Following on from the world and industry-wide reaction to the climate emergency, and the Architect’s Journal’s #retrofirst campaign, is retrofit truly the way forward for the built environment and to work towards achieving net-zero carbon? After AKT II’s many successful retrofit projects in London, the director of our Manchester Office, Raj Takhar, thinks so. In this article, Raj details how we can apply these successes to existing buildings in Manchester, Leeds and the entire North West of England.
Achieving net-zero carbon
In 2019, after the movement of the global climate strike, the built environment industry united and stated that we could and would do more to tackle the climate crisis. Many UK cities aimed for the nationwide 2050 net-zero carbon goal, but in the North West of England cities, including Manchester, declared they would drive the initiative further and faster, aiming for a 2038 target – in just 18 years. The clock is ticking, so everyone needs to work together to make sure we get it right, the first time. To achieve zero embodied energy in our building infrastructure a key step will be to prioritise retrofitting buildings.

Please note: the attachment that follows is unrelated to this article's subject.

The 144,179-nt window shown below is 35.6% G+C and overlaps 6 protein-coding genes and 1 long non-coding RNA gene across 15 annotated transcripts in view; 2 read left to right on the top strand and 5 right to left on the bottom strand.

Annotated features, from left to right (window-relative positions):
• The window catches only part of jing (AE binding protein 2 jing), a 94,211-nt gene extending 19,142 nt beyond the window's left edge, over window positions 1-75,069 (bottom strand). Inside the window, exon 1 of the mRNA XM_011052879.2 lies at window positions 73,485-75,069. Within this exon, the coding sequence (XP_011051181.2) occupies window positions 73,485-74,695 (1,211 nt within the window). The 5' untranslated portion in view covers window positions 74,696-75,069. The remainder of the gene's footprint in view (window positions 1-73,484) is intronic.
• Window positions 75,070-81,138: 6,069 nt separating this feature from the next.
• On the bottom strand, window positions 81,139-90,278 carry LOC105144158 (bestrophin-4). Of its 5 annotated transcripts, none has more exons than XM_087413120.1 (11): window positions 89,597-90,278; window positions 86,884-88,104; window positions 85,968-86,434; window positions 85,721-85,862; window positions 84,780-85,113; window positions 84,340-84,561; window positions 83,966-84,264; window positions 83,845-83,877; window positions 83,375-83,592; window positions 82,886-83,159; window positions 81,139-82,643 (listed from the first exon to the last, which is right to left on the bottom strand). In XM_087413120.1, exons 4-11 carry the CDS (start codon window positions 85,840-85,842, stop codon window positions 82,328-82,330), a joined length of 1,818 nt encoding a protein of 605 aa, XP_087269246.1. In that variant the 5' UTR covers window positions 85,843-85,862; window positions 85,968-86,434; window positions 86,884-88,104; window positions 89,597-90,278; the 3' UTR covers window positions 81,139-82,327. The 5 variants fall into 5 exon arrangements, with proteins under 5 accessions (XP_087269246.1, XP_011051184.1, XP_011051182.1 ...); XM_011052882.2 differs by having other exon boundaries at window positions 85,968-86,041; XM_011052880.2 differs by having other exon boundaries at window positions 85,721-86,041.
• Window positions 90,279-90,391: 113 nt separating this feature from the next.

On early stages of projects, the fundamental questions asked, relating to embodied carbon, need to be, firstly, whether a new building is needed, followed by can an existing building be improved and what can be reused from foundations and the frame to the doors, windows and more. At AKT II we believe the default position – in any city centre development – should be to look into the opportunity to reuse as much of the building as possible before any consideration of demolishing and rebuilding.